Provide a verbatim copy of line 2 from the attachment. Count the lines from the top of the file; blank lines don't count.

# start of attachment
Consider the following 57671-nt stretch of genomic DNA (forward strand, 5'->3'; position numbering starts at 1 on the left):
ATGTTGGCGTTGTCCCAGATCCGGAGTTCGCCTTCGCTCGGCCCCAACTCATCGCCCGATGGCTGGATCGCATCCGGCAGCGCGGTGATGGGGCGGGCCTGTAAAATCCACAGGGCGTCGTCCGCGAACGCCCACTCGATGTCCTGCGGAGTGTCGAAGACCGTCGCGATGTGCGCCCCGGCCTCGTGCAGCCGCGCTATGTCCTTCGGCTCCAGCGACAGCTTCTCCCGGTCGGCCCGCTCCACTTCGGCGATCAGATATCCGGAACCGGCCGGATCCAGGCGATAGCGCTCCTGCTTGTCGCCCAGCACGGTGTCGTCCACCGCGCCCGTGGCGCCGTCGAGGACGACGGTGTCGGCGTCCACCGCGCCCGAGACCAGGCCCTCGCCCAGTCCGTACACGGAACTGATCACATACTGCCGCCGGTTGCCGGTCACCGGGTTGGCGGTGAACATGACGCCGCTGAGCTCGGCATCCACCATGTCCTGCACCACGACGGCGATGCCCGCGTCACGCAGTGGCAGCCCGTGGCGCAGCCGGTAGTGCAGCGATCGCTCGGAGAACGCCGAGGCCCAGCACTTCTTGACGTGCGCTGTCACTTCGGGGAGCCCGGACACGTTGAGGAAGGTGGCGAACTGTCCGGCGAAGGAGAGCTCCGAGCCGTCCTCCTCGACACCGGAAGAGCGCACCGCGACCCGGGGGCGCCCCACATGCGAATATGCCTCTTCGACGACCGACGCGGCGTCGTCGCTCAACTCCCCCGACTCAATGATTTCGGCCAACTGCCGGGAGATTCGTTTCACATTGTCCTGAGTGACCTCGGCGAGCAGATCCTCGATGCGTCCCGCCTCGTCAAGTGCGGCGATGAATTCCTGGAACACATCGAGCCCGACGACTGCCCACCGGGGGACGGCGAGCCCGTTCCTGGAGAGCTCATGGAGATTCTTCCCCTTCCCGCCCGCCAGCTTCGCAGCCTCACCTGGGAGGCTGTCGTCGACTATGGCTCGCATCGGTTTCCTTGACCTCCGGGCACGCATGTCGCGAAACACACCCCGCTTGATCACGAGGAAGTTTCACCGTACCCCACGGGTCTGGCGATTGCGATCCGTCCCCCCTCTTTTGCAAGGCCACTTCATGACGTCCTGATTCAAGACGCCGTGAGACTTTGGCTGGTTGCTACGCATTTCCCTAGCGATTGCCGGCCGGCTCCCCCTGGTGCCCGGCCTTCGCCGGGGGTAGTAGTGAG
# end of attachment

ATGTTGGCGTTGTCCCAGATCCGGAGTTCGCCTTCGCTCGGCCCCAACTCATCGCCCGATGGCTGGATCGCATCCGGCAGCGCGGTGATGGGGCGGGCCTGTAAAATCCACAGGGCGTCGTCCGCGAACGCCCACTCGATGTCCTGCGGAGTGTCGAAGACCGTCGCGATGTGCGCCCCGGCCTCGTGCAGCCGCGCTATGTCCTTCGGCTCCAGCGACAGCTTCTCCCGGTCGGCCCGCTCCACTTCGGCGATCAGATATCCGGAACCGGCCGGATCCAGGCGATAGCGCTCCTGCTTGTCGCCCAGCACGGTGTCGTCCACCGCGCCCGTGGCGCCGTCGAGGACGACGGTGTCGGCGTCCACCGCGCCCGAGACCAGGCCCTCGCCCAGTCCGTACACGGAACTGATCACATACTGCCGCCGGTTGCCGGTCACCGGGTTGGCGGTGAACATGACGCCGCTGAGCTCGGCATCCACCATGTCCTGCACCACGACGGCGATGCCCGCGTCACGCAGTGGCAGCCCGTGGCGCAGCCGGTAGTGCAGCGATCGCTCGGAGAACGCCGAGGCCCAGCACTTCTTGACGTGCGCTGTCACTTCGGGGAGCCCGGACACGTTGAGGAAGGTGGCGAACTGTCCGGCGAAGGAGAGCTCCGAGCCGTCCTCCTCGACACCGGAAGAGCGCACCGCGACCCGGGGGCGCCCCACATGCGAATATGCCTCTTCGACGACCGACGCGGCGTCGTCGCTCAACTCCCCCGACTCAATGATTTCGGCCAACTGCCGGGAGATTCGTTTCACATTGTCCTGAGTGACCTCGGCGAGCAGATCCTCGATGCGTCCCGCCTCGTCAAGTGCGGCGATGAATTCCTGGAACACATCGAGCCCGACGACTGCCCACCGGGGGACGGCGAGCCCGTTCCTGGAGAGCTCATGGAGATTCTTCCCCTTCCCGCCCGCCAGCTTCGCAGCCTCACCTGGGAGGCTGTCGTCGACTATGGCTCGCATCGGTTTCCTTGACCTCCGGGCACGCATGTCGCGAAACACACCCCGCTTGATCACGAGGAAGTTTCACCGTACCCCACGGGTCTGGCGATTGCGATCCGTCCCCCCTCTTTTGCAAGGCCACTTCATGACGTCCTGATTCAAGACGCCGTGAGACTTTGGCTGGTTGCTACGCATTTCCCTAGCGATTGCCGGCCGGCTCCCCCTGGTGCCCGGCCTTCGCCGGGGGTAGTAGTGAG